Coronavirus cases began rising this week as a new variant begins to make waves with a significant uptick in hospitalizations due to the virus.
The variant called BA.2.86 was first detected in the United States, Denmark, and Israel last week. Additional cases were detected in the UK which were highly similar to the sample found in Denmark.
The American Centers for Disease Control and Prevention (CDC) released a risk assessment of the virus. According to the existing data current tests used for the detection of and medication used to treat the new variant remain effective.
BA.2.86 may be more capable of causing infection in people who were previously infected with COVID-19 or received the COVID-19 vaccine.
The CDC remains confident that the updated COVID-19 vaccine will still be effective against this newest strain, additionally, the updated vaccine will still be effective at reducing severe disease symptoms and hospitalization.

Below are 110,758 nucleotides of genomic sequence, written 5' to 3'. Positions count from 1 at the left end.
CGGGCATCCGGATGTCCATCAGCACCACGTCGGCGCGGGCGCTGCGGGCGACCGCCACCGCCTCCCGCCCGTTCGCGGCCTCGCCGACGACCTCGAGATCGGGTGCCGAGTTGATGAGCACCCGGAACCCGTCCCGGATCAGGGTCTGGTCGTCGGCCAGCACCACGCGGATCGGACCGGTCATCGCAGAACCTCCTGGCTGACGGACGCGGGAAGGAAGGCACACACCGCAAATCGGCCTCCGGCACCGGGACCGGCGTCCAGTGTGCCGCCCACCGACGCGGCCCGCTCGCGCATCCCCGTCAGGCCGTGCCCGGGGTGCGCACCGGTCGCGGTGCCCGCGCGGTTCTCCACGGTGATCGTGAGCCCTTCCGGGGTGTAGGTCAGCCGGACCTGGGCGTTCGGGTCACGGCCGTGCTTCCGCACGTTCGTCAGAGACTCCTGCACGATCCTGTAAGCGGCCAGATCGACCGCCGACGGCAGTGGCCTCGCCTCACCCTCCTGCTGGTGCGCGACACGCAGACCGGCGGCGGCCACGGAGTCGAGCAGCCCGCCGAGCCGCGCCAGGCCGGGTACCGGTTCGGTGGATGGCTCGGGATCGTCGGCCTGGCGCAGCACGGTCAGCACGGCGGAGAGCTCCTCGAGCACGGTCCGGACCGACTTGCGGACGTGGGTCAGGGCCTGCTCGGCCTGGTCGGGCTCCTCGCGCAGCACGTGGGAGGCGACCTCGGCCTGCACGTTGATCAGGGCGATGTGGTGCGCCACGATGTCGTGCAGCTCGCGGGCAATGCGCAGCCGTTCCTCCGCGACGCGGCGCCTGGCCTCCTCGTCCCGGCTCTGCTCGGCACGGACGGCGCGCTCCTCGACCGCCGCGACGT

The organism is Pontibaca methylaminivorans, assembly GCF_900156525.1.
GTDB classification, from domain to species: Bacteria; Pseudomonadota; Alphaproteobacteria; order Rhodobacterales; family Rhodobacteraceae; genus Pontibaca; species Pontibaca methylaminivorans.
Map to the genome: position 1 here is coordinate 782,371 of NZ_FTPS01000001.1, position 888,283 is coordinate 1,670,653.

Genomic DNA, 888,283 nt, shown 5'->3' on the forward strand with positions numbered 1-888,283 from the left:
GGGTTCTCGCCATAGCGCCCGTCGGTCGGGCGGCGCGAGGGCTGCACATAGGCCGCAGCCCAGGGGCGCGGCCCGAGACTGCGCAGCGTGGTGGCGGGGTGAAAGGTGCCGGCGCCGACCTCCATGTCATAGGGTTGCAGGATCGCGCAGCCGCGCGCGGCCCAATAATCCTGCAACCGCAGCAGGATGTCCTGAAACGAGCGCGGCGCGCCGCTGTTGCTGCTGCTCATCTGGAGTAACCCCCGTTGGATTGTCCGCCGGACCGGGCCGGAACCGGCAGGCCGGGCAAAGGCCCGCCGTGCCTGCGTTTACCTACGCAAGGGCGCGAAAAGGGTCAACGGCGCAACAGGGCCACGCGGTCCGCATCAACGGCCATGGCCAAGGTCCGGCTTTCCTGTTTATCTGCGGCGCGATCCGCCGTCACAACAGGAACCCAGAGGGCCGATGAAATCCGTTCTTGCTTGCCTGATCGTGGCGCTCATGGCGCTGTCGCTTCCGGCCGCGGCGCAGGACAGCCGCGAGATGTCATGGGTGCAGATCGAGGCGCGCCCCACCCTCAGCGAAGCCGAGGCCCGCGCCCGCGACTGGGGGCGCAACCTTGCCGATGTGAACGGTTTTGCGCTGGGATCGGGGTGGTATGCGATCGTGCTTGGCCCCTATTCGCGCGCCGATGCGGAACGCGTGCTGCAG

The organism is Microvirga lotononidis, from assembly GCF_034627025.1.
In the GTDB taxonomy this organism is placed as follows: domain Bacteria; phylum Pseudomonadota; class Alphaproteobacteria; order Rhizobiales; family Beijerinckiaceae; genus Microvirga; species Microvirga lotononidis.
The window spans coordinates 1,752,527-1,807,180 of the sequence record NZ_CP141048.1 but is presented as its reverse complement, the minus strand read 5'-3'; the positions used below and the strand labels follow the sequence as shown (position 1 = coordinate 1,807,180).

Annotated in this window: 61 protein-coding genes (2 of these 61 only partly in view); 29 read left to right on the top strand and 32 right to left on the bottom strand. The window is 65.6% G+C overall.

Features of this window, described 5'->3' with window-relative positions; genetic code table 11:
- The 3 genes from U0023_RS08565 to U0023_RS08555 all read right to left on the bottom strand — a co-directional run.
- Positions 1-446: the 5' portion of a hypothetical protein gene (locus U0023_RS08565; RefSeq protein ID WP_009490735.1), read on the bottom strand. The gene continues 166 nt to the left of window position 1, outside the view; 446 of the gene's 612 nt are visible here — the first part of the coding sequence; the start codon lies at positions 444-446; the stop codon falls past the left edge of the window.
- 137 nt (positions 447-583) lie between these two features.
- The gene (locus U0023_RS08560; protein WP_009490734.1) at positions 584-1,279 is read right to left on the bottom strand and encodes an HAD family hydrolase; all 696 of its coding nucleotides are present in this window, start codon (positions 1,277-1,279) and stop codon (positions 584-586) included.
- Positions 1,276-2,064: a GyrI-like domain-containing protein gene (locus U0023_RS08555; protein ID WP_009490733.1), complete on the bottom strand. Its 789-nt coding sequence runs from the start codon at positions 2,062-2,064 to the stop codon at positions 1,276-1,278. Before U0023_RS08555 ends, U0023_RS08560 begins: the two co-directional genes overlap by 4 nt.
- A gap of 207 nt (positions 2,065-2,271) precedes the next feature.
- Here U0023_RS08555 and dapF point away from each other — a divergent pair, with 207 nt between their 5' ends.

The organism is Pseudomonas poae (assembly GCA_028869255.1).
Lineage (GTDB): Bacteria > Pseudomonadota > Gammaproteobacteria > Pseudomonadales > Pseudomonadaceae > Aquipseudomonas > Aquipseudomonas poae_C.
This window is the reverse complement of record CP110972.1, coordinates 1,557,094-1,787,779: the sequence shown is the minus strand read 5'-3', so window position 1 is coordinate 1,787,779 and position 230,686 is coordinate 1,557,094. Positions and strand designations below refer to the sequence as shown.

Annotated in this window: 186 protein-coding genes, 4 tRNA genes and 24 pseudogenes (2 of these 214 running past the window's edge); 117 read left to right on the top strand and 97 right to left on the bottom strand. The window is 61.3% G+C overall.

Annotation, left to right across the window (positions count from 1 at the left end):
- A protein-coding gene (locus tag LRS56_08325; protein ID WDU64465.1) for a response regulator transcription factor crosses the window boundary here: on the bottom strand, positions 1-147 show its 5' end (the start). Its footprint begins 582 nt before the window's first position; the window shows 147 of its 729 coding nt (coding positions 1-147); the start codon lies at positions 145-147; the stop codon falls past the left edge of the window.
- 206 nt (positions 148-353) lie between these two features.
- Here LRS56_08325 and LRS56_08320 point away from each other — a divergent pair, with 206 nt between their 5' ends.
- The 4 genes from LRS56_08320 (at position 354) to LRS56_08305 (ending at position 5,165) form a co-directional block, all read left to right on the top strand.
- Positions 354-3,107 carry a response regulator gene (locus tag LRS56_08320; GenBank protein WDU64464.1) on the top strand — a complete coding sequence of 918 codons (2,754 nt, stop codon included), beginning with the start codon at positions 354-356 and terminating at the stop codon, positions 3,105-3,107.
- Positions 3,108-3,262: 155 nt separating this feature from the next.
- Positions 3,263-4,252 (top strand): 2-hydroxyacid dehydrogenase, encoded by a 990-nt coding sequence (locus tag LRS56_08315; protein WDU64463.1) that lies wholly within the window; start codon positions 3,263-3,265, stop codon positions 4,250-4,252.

"At this point, there is no evidence that this variant is causing more severe illness. That assessment may change as additional scientific data are developed. CDC will share more as we know more," announced the CDC at the end of its risk assessment.
CBS reported that COVID hospitalizations were up 22% this week and that they were expected to keep rising, with Georgia COVID hospitalizations up 30%.
A return to mask mandates?
Several American institutions have begun reinstating mask mandates as a result of the new variant's infectiousness.
Morris Brown College in Atlanta announced that it was reinstating mask mandates as well as imposing restrictions on event sizes and resumed efforts to trace infections.
Lionsgate movie Studios in Los Angeles also announced a return to mask mandates, reinstating a mandate for its in-office employees, after a large number of employees tested positive, according to CBS.
Whether the efforts to remask Americans will be successful remains to be seen, although American public health officials began calling for people to start wearing masks this week as a preventative measure.